The Importance of Exfoliation as We Age

The lower layers of the skin create new cells which migrate to the surface of the skin and become more acidic in the process. It takes around 30 days for skin to move from the lower to the upper levels, a process that is characterized by not just even skin growth, but also the shedding of the dead skin cells. As a result of aging, shedding becomes uneven, leading to rough, dry and dull skin. Manual exfoliation allows the dead skin cells to be removed consistently, providing an even skin tone.

In turn, you will enjoy the benefits of a fresh, glowing complexion. Exfoliation is the process of removing dead cells from the surface of the skin via chemical and/or mechanical means. Exfoliant treatments are available in spas and salons, as well as for home use.

Exfoliation offers other benefits, such as:

  • It prepares skin to absorb other skin care products such as retinols and vitamins more effectively.
  • It exposes the hair follicles, thus, allowing for a closer shave in both men and women.
  • It boosts blood circulation and lymph flow.
  • It helps in the reduction of fine lines since dead skin cells are removed from the outer layers, as long as over-exfoliation does not take place.
  • It brightens the appearance of dull, pigmented, devitalized skin.

Indeed, as much as your skin needs nourishment, it also requires exfoliation so as to eliminate the old to make way for the new skin.

However, whilst removing the top layer of dead skin cells does produce an ‘anti-wrinkle’ effect, it also removes valuable antioxidants, particularly Vitamins C and E, from the skin and increases sensitivity to sunlight. These side-effects can be minimized by applying exfoliants at night after cleansing your skin, then applying an antioxidant-rich moisturizer. Upon waking, wash your face and neck to clear away dead skin cells, and then apply a moisturizer and sunscreen. Use exfoliants for six to 12 weeks at a time, and then give your skin a chance to recover and become less sun-sensitive.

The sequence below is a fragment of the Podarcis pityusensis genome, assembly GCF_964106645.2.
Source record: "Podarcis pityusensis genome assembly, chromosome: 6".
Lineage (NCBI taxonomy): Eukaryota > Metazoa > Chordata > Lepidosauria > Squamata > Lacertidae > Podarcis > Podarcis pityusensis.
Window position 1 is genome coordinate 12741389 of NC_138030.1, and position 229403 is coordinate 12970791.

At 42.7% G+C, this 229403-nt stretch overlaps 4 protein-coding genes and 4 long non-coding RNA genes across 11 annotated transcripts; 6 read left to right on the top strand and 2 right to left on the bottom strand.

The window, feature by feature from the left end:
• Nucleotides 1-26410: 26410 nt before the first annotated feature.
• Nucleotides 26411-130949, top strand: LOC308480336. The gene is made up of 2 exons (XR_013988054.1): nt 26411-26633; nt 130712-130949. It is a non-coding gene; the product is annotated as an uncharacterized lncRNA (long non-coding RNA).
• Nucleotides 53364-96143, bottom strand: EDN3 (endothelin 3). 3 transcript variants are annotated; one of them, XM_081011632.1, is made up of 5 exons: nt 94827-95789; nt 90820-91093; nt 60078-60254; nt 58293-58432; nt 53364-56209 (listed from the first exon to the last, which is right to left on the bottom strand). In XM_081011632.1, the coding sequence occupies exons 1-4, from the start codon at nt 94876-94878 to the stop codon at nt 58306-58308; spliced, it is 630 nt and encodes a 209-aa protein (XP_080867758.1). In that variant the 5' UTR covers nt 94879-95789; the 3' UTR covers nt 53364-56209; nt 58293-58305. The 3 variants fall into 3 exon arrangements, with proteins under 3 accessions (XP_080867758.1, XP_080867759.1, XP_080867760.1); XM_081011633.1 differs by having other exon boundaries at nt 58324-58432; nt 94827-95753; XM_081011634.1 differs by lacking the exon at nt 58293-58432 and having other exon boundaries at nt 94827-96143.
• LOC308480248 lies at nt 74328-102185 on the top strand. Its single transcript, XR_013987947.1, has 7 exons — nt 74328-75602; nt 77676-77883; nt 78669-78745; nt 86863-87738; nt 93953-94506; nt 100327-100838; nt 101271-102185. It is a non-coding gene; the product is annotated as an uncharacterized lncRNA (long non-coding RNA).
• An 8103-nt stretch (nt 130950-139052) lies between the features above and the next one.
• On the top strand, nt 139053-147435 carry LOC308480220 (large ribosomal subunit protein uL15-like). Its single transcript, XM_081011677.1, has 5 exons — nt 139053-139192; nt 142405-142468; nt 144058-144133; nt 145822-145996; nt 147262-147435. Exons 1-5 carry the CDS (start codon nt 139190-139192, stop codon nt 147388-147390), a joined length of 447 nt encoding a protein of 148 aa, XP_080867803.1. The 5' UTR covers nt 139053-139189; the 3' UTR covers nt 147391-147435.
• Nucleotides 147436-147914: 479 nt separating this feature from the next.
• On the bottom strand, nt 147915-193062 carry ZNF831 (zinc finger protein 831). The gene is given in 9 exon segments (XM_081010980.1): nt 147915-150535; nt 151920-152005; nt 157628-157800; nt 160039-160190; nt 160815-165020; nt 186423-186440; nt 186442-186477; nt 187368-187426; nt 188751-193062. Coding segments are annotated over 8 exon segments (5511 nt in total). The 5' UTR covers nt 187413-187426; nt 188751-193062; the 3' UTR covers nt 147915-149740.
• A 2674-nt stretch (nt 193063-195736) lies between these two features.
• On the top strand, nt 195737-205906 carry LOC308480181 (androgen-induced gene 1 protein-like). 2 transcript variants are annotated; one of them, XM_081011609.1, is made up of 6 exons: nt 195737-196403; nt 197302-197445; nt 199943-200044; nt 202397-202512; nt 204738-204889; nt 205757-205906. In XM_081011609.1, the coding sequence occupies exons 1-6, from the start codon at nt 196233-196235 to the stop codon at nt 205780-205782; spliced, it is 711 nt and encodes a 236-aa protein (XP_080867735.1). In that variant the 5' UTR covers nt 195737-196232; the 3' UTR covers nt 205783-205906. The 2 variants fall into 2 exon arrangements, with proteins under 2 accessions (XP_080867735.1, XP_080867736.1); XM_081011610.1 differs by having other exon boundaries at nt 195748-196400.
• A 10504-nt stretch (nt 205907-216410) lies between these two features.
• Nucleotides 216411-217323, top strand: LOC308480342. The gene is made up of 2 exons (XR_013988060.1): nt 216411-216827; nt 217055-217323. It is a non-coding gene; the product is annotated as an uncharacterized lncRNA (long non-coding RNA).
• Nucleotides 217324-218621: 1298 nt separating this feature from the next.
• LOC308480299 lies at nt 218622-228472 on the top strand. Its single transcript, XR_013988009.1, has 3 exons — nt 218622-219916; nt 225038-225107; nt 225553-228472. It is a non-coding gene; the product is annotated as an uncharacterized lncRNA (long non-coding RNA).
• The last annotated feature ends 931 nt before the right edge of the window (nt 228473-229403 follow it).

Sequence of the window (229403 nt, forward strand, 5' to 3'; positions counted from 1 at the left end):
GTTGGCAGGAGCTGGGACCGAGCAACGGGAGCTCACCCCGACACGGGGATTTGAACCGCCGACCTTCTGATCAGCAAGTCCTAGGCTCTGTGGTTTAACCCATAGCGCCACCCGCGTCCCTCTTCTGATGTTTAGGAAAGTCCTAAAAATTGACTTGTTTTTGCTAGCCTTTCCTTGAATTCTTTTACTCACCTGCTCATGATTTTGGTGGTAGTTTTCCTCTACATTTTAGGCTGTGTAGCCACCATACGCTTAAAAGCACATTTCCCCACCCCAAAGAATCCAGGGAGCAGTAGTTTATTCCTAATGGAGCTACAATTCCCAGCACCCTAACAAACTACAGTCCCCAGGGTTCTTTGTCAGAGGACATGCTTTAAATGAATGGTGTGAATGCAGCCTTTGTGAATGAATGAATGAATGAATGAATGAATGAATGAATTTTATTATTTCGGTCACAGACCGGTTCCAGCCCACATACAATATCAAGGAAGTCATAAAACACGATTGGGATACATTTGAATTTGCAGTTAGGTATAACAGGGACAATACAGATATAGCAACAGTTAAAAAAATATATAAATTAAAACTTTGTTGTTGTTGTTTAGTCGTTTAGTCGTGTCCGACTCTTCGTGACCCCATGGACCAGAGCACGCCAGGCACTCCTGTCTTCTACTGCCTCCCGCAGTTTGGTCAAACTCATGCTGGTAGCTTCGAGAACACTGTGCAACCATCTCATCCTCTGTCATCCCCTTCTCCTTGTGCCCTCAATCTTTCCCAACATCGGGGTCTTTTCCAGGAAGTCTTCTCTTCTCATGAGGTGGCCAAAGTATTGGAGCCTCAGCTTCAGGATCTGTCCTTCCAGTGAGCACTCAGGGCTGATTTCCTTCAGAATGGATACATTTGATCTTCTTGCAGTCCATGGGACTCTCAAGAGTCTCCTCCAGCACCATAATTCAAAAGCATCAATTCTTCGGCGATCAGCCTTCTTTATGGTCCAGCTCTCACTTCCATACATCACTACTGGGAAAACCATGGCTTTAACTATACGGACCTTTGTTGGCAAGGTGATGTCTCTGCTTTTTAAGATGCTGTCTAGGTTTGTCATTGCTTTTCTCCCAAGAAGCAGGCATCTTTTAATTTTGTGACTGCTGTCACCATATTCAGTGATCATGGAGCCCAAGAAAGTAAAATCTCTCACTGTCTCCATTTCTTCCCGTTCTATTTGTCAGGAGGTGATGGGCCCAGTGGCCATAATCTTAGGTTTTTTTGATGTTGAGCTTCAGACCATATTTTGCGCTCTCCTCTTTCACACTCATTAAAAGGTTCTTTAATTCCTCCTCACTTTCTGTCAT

What are the Actions of Exfoliants?

The actions of an exfoliant depend on its type. A physical exfoliant removes dead skin cells through mechanical actions such as polishing, scrubbing and rubbing. These types of exfoliants may use ingredients such as beads and granules although a loofah can work just as well. Care should be taken not to over use these products and create too much friction on the skin which could lead to irritation and sensitivity.

On the other hand, a chemical exfoliant dissolves bonds between the dead cells in the skin surface, through the use of chemicals or enzymes, allowing the dead cells to be shed easily through natural processes of with the assistance of a physical exfoliant.

What are My Exfoliant Options?

As previously mentioned, exfoliants come in two types. Physical exfoliants include ingredients jojoba beads, salt, sugar, microbeads, rice, or particles of pumice stone. You can buy physical exfoliants in scrubs and pads that contain one or more of the above mentioned ingredients in almost all supermarkets, drug stores and beauty shops. You may also choose exfoliation services like microdermabrasion, which involves the use of micro-crystals to remove the outer layer of dead cells, from beauty spas and dermatological clinics.

Chemical exfoliants use acids like AHA or alpha hydroxy acids (such as citric or glycolic acid), beta hydroxy acids (salicylic acid) or retinoids, alongside enzymes from fruits such as papaya (papain) and pineapple (bromelain). These clear the dead skin cells and stimulate collagen renewal and GAG synthesis. The net result is an appreciable reduction in the appearance of wrinkles and a reduction in signs of photo-aging. You can purchase these exfoliating products in various forms like lotions, gels and scrubs.